Trenitalia could withdraw its Thello subsidiary from France.
Pre-lockdown we saw Thello proceeding with plans to operate a daytime high-speed Milan-Paris service.
But before that was possible Trenitalia needed a decision from France’s rail regulator Arafer.
However Arafer has not yet responded and one wonders whether or not this service will ever proceed and so provide competition to SNCF’s TGVs.
Thello’s most important cross-border service was its overnight sleeper train which operated from Paris (Lyon) to Venice with stops en route which included Milan, Brescia, Verona and Padua.
One would imagine such a route, covering both corporate and leisure points, would be popular.
However it was discontinued at the start of lockdown and this Paris-Milan-Venice nighttrain has not been restored.
But what has made the headlines is Thello’s intention to discontinue its daytime Nice-Monaco-Genoa-Milan service early next year.
It’s a decision with nicematin.com described as “Earthquake on the rails: Thello trains on the Cote d’Azur and in the Var, it’s over!”
It’s a valuable service. Thello’s website displays this train’s route and as you can see it links many destinations of interest to corporate and leisure travellers alike.
Moreover at Milan there are links to Switzerland plus Northern and Central Italy.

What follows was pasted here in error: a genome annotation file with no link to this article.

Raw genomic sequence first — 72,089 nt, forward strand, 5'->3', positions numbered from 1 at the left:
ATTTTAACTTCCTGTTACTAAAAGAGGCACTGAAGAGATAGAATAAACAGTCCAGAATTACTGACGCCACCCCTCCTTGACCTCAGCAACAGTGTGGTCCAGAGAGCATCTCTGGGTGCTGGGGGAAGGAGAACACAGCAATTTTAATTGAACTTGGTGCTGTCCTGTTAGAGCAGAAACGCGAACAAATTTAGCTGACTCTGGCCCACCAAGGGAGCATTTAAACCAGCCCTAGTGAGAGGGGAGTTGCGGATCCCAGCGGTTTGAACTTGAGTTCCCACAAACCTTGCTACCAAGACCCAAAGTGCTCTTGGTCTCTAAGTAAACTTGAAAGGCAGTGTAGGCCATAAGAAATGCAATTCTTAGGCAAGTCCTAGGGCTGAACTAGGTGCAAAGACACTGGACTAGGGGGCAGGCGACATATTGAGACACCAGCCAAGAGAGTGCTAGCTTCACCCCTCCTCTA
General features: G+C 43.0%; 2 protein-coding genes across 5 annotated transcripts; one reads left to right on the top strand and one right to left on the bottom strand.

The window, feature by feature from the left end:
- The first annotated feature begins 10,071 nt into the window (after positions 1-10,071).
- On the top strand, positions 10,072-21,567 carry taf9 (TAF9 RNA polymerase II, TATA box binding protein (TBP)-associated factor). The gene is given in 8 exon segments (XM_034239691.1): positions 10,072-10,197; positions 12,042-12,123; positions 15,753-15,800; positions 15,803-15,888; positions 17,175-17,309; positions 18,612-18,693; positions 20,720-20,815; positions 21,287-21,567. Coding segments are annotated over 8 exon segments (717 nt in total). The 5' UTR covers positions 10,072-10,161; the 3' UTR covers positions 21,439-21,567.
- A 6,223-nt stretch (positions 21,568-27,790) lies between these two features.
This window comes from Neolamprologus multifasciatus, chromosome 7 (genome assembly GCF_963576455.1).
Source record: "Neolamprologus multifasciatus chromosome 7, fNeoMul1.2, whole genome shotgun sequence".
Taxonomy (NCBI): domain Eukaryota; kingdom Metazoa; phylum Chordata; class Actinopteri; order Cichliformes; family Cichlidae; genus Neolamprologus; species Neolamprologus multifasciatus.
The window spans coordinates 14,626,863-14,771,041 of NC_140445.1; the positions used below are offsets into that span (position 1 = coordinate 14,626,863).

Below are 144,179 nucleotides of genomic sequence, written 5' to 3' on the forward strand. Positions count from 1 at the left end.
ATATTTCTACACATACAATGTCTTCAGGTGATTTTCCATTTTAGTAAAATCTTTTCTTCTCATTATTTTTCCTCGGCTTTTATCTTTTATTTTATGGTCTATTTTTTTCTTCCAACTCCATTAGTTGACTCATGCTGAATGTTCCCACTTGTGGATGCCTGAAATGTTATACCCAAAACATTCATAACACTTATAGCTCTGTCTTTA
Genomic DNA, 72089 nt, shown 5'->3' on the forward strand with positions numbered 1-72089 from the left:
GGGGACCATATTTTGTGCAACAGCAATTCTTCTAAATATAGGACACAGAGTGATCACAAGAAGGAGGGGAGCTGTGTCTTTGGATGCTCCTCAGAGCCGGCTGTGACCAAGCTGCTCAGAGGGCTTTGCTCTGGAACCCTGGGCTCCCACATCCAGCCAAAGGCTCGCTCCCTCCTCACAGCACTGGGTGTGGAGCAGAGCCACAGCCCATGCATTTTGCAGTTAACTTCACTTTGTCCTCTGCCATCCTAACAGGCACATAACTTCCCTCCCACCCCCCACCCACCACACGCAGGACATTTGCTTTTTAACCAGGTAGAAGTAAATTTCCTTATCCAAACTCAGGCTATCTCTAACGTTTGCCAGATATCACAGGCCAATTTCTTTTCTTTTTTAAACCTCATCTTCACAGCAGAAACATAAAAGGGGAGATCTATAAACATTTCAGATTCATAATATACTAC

So far Trenitalia has given no reason for its plan to cease the route but union CFTD (Cheminots Thello) says it will mean a loss of 38 jobs in Nice.
This is disappointing news when you consider the EU’s ‘green’ transport policy is intended to encourage more people to take the train.
To this end it wants more cross-border services and more competition from open access firms like Thello.
As EU-expert Jon Worth notes, “France-Italy cross border [by rail] is already dire and is due to get worse still. There is so much more that could be done than just focusing on building a massive tunnel through the Alps.”
🇫🇷🇮🇹 cross border 🚅 is already dire, and is due to get worse still – as Thello threatens to close its Milan-Nice service
There's so much more that could be done that just focus on building a massive tunnel through the Alps 😡https://t.co/wJHxeEf1AZ
— Jon Worth (@jonworth) October 2, 2020
Jon Worth is referring to the Lyon-Turin high-speed line and the controversial Alpine tunnel. More information on this development can be found here.